Wednesday, April 28, 2010

Wednesday, April 28, 2010 (DT 26134)

This puzzle, set by Rufus, was originally published Monday, January 11, 2010 in The Daily Telegraph

The National Post has skipped DT 26133 which was published in The Daily Telegraph on Saturday, January 9, 2010

Introduction

We have a fairly typical Rufus creation today, with enough easy clues to give one a firm foothold but enough more difficult clues to make one struggle a bit to complete the puzzle.

Today's Glossary

Some possibly unfamiliar abbreviations, people, places, words and expressions used in today's puzzle

batman - noun dated (in the British armed forces) an officer’s personal valet or attendant

frillies - plural noun women's underwear with lacey frills

green fingers - plural noun Brit. informal natural ability in growing plants [equivalent to the North American expression green thumb]

jar - noun 2 Brit. informal a glass of beer

kite - noun 2 Brit. informal, dated an aircraft

Today's Links

Rishi's review of today's puzzle may be found at Big Dave's Crossword Blog [DT 26134].

Commentary on Today's Puzzle

10a Girls maybe right to accept glamorous underwear (8)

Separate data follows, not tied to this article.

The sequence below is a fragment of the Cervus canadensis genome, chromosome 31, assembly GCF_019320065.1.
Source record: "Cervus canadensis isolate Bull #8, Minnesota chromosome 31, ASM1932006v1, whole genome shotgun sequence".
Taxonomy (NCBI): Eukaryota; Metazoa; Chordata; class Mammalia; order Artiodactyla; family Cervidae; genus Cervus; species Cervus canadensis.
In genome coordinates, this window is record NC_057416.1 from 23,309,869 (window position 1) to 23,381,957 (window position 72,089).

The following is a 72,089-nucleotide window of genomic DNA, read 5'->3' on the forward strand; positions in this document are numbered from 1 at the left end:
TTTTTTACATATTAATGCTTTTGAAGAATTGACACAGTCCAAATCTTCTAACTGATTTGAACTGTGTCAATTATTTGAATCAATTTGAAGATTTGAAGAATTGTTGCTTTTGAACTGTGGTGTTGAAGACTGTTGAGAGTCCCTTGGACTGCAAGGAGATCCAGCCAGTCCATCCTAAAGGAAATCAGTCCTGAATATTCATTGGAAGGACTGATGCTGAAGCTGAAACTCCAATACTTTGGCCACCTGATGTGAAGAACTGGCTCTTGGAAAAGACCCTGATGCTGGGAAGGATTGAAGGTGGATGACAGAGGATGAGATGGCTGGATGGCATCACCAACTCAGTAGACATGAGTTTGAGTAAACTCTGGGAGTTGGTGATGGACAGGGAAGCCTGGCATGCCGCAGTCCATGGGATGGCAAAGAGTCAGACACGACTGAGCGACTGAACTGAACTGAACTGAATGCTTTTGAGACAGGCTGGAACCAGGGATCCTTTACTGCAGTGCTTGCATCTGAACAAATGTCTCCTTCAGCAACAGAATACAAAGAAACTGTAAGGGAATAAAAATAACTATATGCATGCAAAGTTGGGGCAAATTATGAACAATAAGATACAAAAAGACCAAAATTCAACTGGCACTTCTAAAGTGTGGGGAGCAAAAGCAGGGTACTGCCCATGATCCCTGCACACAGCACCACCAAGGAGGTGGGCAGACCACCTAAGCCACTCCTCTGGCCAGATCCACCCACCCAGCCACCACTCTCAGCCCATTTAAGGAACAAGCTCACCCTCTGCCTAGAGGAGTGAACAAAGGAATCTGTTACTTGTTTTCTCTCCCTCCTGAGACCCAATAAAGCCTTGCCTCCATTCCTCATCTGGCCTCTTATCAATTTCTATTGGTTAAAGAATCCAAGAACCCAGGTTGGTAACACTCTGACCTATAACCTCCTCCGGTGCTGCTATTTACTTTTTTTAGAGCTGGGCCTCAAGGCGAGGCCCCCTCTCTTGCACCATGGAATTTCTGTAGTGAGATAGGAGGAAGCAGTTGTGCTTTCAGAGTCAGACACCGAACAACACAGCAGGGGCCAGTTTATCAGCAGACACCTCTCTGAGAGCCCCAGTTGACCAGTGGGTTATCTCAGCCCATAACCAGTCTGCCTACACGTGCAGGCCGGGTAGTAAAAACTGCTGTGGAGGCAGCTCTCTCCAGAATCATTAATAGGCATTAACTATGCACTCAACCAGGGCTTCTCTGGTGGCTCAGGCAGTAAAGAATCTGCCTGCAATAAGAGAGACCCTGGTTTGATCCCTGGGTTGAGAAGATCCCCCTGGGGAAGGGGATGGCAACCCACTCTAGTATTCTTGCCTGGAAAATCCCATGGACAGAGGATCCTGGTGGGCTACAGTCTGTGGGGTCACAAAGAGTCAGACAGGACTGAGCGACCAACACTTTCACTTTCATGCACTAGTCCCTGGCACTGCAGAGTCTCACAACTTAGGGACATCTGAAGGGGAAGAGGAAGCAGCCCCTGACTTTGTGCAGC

I must admit that frillies was a new term to me - but definitely something that bears further investigation.

17a Inexperienced hands reveal growing talent (5,7)

Gardeners in Britain who display an exceptional natural ability for growing plants are said to have green fingers, whereas those in North American are described as having a green thumb. Given that to be all thumbs is to be "awkward and clumsy" (seemingly on either side of the Atlantic), I think that I may prefer the British take on this expression.

16d Box kite? (5)

This cryptic definition seems to rely on a British expression for an aircraft. According to Chambers, a kite may be either "a light frame covered in paper or some other light material, with a long holding string attached to it, for flying in the air for fun, etc." or "(also box kite) a more complicated structure built of boxes, sometimes used for carrying recording equipment or a person in the air". Oxford tells us that kite is a dated, informal British term for "an aircraft". It goes without saying that a box may be a crate. Furthermore, Oxford informs us that a crate can be an informal term for "an old and dilapidated vehicle", while Chambers extends the meaning a bit by specifying that crate is derogatory slang for "a decrepit vehicle or aircraft". This meaning seems fairly universal as similar meanings for crate are also found in both the American Heritage Dictionary and Collins English Encyclopedia on the Free Online Dictionary site. I must say that it is scary enough to know that there are crates on the highway, without thinking about there being crates in the air as well!

Signing off for today - Falcon

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